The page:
The College of Engineering and Computer Science offers three interdisciplinary master's programs and two interdisciplinary Ph.D. programs.

The master’s programs are Automotive Systems Engineering, Manufacturing Systems Engineering, and Energy Systems Engineering. The two Ph.D. programs are Automotive Systems Engineering and Information Systems Engineering.

All three master’s programs are designed to provide breadth across traditional engineering disciplines and depth in several alternative areas of specialization and build on students’ undergraduate education in mechanical engineering, electrical engineering or industrial engineering. Instead of continuing with in-depth studies in one of these disciplines, the programs provide practice-oriented courses that, in many cases, combine fundamental principles learned in these disciplines with application examples on automotive design, manufacturing and energy technology. They offer a broad range of core courses that not only prepare students for more advanced elective courses, but also give them a wide background in each field. The most important attribute of these three programs is their “systems” approach to understanding and solving engineering problems that arise in the automotive industry, manufacturing industry, or energy industry.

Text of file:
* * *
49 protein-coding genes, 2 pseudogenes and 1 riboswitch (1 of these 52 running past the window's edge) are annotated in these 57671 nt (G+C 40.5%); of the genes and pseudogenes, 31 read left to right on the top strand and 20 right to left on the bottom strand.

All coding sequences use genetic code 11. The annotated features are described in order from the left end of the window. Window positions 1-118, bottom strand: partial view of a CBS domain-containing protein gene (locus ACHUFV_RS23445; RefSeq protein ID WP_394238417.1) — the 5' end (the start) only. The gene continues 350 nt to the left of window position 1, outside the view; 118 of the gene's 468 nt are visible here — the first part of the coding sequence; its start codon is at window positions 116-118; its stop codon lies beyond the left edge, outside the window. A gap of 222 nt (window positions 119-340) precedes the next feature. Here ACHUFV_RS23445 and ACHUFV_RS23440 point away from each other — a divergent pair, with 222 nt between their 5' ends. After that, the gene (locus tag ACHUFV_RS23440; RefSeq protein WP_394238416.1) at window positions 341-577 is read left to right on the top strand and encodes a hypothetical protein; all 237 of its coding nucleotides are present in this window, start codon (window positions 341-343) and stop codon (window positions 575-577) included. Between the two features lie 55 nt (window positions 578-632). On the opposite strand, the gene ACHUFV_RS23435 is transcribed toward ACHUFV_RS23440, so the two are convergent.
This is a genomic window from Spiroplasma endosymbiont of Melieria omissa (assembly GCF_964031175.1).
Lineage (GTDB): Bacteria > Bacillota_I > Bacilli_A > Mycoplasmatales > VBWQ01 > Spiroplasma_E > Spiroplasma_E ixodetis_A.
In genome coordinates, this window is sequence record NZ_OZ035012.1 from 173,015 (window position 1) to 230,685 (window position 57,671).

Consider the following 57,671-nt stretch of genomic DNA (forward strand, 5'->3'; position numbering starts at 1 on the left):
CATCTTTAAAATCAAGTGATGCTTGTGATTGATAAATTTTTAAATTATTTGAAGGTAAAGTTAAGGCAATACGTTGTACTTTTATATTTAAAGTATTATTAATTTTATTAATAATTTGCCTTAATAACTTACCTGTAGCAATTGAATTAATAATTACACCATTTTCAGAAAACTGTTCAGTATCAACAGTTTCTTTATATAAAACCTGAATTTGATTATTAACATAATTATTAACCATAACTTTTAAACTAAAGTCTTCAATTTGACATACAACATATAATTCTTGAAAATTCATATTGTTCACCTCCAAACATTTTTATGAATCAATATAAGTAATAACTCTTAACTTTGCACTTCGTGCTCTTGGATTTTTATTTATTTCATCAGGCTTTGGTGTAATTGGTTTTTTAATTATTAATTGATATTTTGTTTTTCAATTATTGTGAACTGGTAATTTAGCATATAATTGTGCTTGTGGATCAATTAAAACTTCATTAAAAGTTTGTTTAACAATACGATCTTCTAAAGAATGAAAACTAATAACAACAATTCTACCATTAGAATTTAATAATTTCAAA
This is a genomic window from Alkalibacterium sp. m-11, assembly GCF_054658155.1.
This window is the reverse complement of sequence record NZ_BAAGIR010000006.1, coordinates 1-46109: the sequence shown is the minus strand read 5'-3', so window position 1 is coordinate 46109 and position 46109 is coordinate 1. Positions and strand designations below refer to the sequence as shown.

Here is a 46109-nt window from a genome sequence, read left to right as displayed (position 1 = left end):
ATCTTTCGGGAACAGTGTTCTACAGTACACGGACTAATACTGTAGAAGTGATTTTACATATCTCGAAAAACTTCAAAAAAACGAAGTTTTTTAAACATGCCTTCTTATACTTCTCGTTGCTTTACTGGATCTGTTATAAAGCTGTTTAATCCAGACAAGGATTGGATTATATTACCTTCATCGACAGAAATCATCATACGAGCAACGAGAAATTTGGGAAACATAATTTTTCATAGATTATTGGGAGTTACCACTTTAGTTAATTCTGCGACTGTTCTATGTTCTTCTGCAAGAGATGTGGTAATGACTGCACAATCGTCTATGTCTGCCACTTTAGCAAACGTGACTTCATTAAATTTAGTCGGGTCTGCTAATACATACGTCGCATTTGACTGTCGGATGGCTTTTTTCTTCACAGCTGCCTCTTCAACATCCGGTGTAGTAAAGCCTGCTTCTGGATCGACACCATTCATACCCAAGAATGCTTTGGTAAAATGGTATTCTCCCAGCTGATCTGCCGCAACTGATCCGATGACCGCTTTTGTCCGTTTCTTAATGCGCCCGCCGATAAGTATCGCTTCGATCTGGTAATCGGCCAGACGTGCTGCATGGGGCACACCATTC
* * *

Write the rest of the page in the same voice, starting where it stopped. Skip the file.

The interdisciplinary Ph.D. programs provide an opportunity to conduct original research in automotive systems and information systems. The areas of research are Materials and Materials Processing; Energy Systems, Combustion, and Thermal Management; Dynamics, Controls, and Electric Transportation; Information Management and Processing; Computer Architectures, Networks, and Security; and Intelligent Systems. Students in these programs work closely with faculty on their research. The Ph.D. programs are available for both full time and part time students.

Courses in the Interdisciplinary Programs are taught by faculty from the departments of Mechanical Engineering, Electrical and Computer Engineering, Industrial and Manufacturing Systems Engineering, and Computer and Information Science. Most of the faculty maintain regular and close interaction with industry through research, consulting and internships. Full time faculty are often augmented by adjunct faculty from local companies, who bring a wealth of practical experience with them into the classroom.

The Interdisciplinary Programs were established through extensive consultation with industry engineers and executives. Evening courses, careful scheduling, innovative teaching and learning methods, and a selective admission policy enable students to complete these highly demanding programs while providing the opportunity to maintain their careers and home lives.